News release

Province Attracts Internationally Trained Healthcare and Construction Professionals, Provides More Funding for Settlement Support

Labour, Skills and Immigration
skilled trades
health workforce
Construction worker on Nova Scotia job site

Construction worker Darwin Cacafranca on a Nova Scotia job site; in 2023, 244 construction professionals and 763 healthcare professionals were approved through immigration programs. (Communications Nova Scotia)

Nova Scotia is attracting newcomers in sectors with the most need, including healthcare and the skilled trades, and investing to help them settle and stay.

In 2023, 763 healthcare professionals and 244 construction professionals were among the 6,830 applicants approved through immigration programs for the year. This represents an 88.9 per cent increase in healthcare professionals and an 85.8 per cent increase in construction professionals compared with 2022.

Healthcare professionals supported through provincial immigration programs include 38 internationally trained doctors, up from 28 in 2022. Other healthcare positions that have been filled include continuing care assistant, laboratory specialist, licensed practical nurse, pharmacy technician and medical radiation technician.

“We’re very pleased to have attracted so many skilled professionals to Nova Scotia last year in fields where we need them most,” said Jill Balser, Minister of Labour, Skills and Immigration. “I am thankful they chose Nova Scotia as their new home and that Nova Scotians across the province continue to welcome and help them settle into their new lives and communities.”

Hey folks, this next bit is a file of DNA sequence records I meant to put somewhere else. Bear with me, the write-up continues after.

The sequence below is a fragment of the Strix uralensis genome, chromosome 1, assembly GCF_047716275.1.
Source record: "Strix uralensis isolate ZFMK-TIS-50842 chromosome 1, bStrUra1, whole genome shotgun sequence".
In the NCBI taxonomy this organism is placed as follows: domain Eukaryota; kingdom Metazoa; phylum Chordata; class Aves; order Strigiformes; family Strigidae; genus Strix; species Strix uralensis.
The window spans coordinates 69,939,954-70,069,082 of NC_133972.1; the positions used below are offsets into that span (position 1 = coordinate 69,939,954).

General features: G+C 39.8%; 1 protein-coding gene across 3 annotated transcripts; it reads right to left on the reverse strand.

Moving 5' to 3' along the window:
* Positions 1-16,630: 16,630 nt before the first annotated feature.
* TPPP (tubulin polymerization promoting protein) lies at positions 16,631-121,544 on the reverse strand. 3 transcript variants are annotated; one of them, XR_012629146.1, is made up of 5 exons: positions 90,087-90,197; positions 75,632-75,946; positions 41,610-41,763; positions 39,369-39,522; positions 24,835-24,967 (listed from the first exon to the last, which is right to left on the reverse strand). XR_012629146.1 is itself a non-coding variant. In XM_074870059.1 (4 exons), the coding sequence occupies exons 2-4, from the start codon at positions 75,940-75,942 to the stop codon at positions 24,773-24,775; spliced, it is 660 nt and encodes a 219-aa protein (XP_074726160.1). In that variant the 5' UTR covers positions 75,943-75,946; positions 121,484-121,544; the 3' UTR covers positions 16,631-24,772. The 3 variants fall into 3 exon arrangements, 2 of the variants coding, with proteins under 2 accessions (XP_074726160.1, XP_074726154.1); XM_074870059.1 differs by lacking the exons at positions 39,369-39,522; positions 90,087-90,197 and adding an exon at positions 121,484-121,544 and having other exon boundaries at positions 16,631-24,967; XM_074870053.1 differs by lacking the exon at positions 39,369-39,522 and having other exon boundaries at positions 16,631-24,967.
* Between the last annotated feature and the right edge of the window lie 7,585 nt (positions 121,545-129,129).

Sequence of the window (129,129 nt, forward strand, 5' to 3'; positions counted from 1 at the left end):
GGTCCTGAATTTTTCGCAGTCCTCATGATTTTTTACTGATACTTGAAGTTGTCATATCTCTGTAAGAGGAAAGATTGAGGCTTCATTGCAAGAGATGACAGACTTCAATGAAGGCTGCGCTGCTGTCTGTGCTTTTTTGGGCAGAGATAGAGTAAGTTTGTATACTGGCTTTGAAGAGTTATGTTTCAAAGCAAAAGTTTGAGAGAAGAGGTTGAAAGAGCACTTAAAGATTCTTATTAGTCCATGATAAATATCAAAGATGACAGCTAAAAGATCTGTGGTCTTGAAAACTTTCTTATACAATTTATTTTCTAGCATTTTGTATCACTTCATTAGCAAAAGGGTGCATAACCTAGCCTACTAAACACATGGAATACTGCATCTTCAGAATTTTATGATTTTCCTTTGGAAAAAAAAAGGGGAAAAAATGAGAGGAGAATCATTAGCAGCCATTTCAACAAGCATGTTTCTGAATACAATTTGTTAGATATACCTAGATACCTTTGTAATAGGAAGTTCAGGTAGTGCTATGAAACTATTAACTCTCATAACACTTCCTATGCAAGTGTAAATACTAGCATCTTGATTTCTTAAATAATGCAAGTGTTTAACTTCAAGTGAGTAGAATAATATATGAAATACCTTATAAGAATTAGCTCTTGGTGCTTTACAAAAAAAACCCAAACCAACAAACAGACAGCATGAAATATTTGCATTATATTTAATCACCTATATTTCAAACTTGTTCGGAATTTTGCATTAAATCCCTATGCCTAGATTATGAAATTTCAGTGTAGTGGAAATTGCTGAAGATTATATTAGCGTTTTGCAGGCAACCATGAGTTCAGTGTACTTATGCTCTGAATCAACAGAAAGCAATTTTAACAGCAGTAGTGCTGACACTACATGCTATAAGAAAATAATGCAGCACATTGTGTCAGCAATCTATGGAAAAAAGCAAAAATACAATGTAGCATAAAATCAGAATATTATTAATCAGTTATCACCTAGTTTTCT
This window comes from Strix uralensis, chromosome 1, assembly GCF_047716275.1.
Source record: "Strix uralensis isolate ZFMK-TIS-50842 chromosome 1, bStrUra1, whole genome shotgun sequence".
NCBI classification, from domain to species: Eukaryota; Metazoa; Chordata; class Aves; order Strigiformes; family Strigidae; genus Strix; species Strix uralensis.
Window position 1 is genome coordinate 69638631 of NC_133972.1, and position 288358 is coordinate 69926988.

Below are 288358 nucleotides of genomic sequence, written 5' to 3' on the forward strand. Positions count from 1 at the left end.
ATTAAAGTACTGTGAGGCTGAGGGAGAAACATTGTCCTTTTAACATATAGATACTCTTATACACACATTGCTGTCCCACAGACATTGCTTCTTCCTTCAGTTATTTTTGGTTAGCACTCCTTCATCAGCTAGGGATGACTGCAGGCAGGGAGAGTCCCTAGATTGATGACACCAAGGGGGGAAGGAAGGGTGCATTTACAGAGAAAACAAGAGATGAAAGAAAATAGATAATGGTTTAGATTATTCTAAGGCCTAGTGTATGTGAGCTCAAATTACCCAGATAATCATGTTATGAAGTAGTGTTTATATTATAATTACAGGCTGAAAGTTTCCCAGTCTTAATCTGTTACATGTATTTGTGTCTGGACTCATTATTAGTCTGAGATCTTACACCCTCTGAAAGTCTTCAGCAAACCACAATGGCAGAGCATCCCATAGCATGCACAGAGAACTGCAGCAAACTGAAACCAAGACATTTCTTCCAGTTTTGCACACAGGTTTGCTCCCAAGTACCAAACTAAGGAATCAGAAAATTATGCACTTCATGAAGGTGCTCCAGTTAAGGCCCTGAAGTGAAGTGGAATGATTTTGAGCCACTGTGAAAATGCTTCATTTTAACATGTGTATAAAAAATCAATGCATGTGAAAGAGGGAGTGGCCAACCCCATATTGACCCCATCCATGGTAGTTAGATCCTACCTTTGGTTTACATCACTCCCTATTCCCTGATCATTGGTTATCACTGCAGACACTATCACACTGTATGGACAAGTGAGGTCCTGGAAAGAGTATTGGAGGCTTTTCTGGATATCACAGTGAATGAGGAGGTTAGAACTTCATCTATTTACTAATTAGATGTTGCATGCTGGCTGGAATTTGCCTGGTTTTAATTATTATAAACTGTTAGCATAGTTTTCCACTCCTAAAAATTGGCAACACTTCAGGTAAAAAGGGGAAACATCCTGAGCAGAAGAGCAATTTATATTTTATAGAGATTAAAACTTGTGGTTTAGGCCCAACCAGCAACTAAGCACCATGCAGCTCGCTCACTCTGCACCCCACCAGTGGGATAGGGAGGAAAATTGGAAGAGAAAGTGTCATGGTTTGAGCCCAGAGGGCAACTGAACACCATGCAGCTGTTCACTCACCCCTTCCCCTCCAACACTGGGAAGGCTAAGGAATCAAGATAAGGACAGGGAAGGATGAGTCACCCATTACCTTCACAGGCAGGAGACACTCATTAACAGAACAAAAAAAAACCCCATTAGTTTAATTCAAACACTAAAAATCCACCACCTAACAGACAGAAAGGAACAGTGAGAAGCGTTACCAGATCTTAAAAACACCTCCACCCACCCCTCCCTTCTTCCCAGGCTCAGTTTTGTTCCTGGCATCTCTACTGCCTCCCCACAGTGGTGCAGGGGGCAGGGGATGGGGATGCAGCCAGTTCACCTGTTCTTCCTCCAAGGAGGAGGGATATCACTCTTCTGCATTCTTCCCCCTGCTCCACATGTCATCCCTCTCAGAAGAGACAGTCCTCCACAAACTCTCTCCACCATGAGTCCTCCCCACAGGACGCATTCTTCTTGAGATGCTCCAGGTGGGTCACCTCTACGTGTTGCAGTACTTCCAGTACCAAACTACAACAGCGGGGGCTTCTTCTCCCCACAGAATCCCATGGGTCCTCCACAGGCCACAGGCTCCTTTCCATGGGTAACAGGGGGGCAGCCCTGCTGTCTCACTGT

Immigrants and their families who come to Nova Scotia have access to community-level settlement supports, including language services, training and employment supports and connections to community groups and services. As a result, Nova Scotia’s six-year rolling retention rate is the highest in Atlantic Canada at 70 per cent.

To continue to retain skilled workers and other newcomers, the Province is investing an additional $3 million in settlement supports in communities throughout the province. The funding will mean enhanced English language training, dedicated settlement supports for healthcare workers, support for growing the francophone population and community initiatives that support settlement and retention through activities tailored to regions.

In 2023, there were 11,800 new permanent residents in Nova Scotia, compared with 12,650 in 2022.

The Department of Labour, Skills and Immigration participated in 35 recruitment events in 2023 and supported employers to find people with the skills required for their jobs.


“The need for talented healthcare providers – nurses, continuing care assistants and more – has never been greater. International recruitment and immigration is one of the ways we can meet our community’s need for care and services with talented, compassionate, and diverse teams that create more inclusive workplaces.”
— Vanessa White, Vice-President of People and Culture, Shannex

“I’ve been working at Dexter for two years. I heard a lot of good things about Nova Scotia, and when I got here, it was pretty amazing. The people here are very friendly, approachable, ready to help if you need a hand. For me it feels like a second home – I really love it. Working at Dexter gives me the opportunity to make a big impact. Maybe some day I can tell my daughter, ‘That road right there, I built that.’ It’s something I can be proud of.”
— Darwin Cacafranca, construction worker, Dexter Construction

Quick Facts:

  • Nova Scotia’s population reached 1,066,416 as of October 1, 2023, according to Statistics Canada
  • Nova Scotia continues to see growth in inter-provincial migration with nearly 6,300 net new people coming to Nova Scotia from other provinces and territories between October 1, 2022, and September 30, 2023
  • in 2023, the top five countries of origin for immigrants to Nova Scotia were India, Philippines, China, Nigeria and South Korea
  • in 2022, 128 construction professionals and 404 healthcare professionals were approved through immigration programs

Additional Resources:

Settlement service provider organizations in Nova Scotia:

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